Genome-wide supermatrix analyses of maples (Acer, Sapindaceae) reveal recurring inter-continental migration, mass extinction, and rapid lineage divergence
Areces-Berazain, Fabiola; Hinsinger, Damien D.; Strijk, Joeri S. (2021), Genome-wide supermatrix analyses of maples (Acer, Sapindaceae) reveal recurring inter-continental migration, mass extinction, and rapid lineage divergence, Dryad, Dataset, https://doi.org/10.5061/dryad.wm37pvmmh
Acer (Sapindaceae) is an exceptional study system for understanding the evolutionary history, divergence, and assembly of broad-leaved deciduous forests at higher latitudes. Maples stand out due to their high diversity, disjunct distribution pattern across the northern continents, and rich fossil record dating back to the Paleocene. Using a genome-wide supermatrix combining plastomes and nuclear sequences (~585 kb) for 110 Acer taxa, we built a robust time-calibrated hypothesis investigating the evolution of maples, inferring ancestral ranges, reconstructing diversification rates over time, and exploring the impact of mass-extinction on lineage accumulation. Contrary to fossil evidence, our results indicate Acer first originated in the (north)eastern Palearctic region, which acted as a source for recurring outward migration. Warm conditions favored rapid Eocene-onward divergence, but ranges and diversity declined extensively as a result of the Plio-Pleistocene glacial cycles. These signals in genome-wide sequence data corroborate paleobotanical evidence for other major woody north-temperate groups, highlighting the significant (disparate) impact of climatic changes on the evolution, composition, and distribution of the vegetation in the northern hemisphere.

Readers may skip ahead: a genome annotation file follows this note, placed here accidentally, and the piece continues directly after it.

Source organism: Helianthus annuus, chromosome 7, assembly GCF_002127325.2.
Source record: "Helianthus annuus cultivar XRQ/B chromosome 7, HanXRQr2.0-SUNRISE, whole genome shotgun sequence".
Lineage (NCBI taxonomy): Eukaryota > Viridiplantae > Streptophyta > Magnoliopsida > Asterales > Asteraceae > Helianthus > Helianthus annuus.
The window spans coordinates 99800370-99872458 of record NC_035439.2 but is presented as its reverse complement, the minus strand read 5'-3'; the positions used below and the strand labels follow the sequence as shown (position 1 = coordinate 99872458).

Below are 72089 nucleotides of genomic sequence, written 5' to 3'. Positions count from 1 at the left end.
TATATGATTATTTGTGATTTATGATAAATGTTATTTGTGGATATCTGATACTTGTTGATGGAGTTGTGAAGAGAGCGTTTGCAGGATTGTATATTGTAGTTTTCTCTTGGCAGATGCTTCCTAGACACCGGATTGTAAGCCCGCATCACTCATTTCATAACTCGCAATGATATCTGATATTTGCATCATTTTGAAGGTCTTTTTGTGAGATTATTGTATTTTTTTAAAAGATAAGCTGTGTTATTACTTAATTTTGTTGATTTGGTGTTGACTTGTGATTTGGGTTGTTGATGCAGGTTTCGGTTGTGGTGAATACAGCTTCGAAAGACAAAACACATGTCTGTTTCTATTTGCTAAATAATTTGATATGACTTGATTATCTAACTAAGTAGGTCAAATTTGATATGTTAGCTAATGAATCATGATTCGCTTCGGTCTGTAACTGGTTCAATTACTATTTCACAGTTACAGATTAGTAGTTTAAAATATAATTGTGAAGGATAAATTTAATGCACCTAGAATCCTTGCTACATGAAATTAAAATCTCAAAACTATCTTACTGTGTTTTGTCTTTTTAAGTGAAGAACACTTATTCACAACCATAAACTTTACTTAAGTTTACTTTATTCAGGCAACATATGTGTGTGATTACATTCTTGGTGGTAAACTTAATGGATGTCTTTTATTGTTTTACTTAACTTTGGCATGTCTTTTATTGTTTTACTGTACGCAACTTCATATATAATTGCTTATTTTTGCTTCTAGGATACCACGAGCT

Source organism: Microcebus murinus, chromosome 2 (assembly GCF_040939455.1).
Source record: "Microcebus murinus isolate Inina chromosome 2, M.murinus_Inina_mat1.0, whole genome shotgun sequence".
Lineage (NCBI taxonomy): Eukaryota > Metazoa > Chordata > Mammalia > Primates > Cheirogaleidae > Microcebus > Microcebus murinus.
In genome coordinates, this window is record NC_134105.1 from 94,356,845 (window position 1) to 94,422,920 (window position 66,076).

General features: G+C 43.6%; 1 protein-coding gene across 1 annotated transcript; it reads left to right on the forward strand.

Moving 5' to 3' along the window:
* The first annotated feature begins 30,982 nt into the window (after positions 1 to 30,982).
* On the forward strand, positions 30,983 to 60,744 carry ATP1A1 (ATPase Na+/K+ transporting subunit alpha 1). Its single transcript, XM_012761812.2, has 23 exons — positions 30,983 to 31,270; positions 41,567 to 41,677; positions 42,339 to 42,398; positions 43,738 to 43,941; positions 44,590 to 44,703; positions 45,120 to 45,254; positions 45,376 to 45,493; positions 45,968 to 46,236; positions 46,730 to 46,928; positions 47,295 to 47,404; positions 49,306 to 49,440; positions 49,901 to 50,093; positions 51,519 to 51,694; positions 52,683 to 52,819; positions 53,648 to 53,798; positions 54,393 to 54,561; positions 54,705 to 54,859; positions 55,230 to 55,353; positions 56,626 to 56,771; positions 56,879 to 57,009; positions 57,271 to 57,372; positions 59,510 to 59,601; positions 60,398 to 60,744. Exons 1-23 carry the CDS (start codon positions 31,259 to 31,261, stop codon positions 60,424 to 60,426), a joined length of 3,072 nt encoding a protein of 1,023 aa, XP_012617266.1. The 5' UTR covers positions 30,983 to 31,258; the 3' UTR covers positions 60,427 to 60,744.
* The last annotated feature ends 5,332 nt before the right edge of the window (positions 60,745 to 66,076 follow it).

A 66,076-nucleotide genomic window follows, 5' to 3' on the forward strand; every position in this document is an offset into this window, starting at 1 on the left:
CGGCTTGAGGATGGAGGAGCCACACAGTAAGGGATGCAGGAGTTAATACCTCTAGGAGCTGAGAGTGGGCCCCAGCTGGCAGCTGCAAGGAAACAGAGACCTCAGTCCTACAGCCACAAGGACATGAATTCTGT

This data file includes the DNA sequence alignment used in the analyses of the paper cited above.
Bagui Scholarship of Gaungxi Zhuang Autonomous Region, Award: C33600992001